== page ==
Whatever happens in Vegas, Taylon Carmody doesn’t plan to leave it there. Instead, he plans to bring back hardware to his hometown of Mobridge.
Carmody, 12, will be competing in the Junior World Finals in Las Vegas Dec. 5-10. On Sept. 30, Carmody qualified at the High Plains Circuit in bareback riding in Fort Pierre.
Nerves and jitters can be hard on a young kid in big events, but Carmody knows what it takes to succeed and can’t wait to showcase his talents.
“When it’s big rodeos like Vegas or the short gos in some rodeos, I get pretty nervous,” Carmody said. “But I just got to think that I’ve put my work in and just got to make it happen.”
Carmody has continued to put in his work toward the finals since his qualifying effort in September.
“I’ve been practicing, working outside, going to the weight room, and running,” Carmody said. “We also just started wrestling practice so that is going to help a lot.”
Family is a major part of Carmody’s participation and he doesn’t forget where he started.
“My brother used to ride bulls, but he started riding bareback horses because his bosses influenced him. They used to be bareback riders,” said Carmody. “We went to a rodeo he was riding in and there was mini barebacks in Miller. So I was able to get involved there and then I started to get on more and more. It was always fun and eventually took it serious. And now we’re here.”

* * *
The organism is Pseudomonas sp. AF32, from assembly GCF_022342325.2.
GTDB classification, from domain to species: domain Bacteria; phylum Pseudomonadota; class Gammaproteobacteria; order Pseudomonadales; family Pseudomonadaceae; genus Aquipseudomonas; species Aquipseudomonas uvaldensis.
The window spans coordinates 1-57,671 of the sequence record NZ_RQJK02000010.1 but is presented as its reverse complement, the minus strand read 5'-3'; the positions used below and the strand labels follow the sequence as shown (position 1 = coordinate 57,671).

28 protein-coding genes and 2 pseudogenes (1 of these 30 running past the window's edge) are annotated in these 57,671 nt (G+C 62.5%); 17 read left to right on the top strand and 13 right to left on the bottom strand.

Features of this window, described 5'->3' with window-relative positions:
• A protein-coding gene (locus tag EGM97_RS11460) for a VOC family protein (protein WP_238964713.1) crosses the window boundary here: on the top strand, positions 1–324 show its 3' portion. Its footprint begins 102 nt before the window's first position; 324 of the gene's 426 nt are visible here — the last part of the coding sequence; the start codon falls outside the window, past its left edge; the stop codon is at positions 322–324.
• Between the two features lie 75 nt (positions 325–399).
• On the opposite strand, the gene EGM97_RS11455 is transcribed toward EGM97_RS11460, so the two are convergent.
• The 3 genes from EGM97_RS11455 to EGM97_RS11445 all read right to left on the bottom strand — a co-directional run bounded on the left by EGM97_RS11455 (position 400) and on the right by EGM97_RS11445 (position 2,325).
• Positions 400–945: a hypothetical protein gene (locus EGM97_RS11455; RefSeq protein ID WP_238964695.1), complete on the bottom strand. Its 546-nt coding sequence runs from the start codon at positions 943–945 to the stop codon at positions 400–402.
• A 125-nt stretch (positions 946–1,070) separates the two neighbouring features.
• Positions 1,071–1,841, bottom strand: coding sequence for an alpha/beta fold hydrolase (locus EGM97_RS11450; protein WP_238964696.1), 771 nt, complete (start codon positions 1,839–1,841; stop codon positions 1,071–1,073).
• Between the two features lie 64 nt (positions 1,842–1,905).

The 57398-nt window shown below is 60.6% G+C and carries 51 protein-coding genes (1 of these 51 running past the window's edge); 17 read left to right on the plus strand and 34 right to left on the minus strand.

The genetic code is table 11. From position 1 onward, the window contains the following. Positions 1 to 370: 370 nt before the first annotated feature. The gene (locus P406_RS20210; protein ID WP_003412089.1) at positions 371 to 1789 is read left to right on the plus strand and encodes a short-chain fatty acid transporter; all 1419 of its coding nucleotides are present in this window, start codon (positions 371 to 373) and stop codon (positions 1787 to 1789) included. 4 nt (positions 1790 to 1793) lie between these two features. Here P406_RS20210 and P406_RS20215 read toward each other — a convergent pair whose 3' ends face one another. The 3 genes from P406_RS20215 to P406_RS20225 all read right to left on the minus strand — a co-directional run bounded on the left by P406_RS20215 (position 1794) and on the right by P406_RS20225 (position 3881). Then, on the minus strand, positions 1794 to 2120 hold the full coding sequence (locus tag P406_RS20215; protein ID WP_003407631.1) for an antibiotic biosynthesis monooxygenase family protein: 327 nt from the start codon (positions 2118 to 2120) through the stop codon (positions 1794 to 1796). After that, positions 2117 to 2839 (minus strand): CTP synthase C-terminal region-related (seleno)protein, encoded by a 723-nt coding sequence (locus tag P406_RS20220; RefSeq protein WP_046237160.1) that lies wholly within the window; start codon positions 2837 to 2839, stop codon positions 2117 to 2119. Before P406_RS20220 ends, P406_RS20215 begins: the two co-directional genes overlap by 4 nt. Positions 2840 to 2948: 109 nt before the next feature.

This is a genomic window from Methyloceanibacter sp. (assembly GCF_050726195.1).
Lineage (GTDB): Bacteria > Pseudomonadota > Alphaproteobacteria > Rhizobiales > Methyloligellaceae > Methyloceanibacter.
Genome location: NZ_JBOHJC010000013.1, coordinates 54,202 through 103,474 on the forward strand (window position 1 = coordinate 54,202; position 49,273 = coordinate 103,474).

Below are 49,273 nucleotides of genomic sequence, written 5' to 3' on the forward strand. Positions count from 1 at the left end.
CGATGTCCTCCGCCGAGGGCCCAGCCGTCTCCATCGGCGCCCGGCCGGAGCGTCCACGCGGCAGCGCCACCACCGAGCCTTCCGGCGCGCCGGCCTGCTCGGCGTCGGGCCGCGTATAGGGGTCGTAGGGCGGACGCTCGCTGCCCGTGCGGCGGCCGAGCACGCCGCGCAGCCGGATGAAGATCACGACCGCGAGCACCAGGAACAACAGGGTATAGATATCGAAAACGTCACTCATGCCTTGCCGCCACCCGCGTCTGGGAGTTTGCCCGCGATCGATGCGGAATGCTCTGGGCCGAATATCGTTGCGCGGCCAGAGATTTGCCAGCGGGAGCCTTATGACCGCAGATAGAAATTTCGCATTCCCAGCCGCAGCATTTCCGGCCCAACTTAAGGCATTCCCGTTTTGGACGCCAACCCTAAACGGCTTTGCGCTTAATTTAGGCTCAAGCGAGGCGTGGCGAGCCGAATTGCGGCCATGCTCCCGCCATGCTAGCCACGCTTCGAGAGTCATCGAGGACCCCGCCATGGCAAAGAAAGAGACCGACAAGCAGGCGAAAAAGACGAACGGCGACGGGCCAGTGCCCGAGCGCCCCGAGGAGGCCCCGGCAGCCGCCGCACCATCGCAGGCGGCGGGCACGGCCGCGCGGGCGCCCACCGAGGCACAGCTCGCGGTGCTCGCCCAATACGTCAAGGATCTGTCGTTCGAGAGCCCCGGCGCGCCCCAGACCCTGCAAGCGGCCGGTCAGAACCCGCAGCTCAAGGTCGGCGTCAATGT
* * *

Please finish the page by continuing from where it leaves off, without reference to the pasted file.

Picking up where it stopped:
And in true family fashion, Carmody’s father, Joe, is there to make sure things are in place.
“My dad is always there for everything and he has been good to me,” Carmody said. “He makes sure I have all my equipment together and makes sure I get to my rodeos. He does everything for me and I appreciate it.”
With impressive achievements at a young age, Carmody knows a thing or two about the fundamentals of bareback riding.
“The way you’re supposed to do it is lift with your hips. It is the most important thing in bareback riding,” Carmody mentioned. “If you don’t lift, you won’t stand with your rigging and you’ll get loose. You’ll get jerked around on the horse weighing 1,400 pounds on the end of your arm. You’ve got to yank that rigging out of your hand.”
When asked about what motivates him to compete, he provided a blunt but precise answer.
“Probably just the fun in it. The thought of knowing I’ve accomplished something,” Carmody said. “I just continue to enjoy the fun of it and putting the work that goes into it.”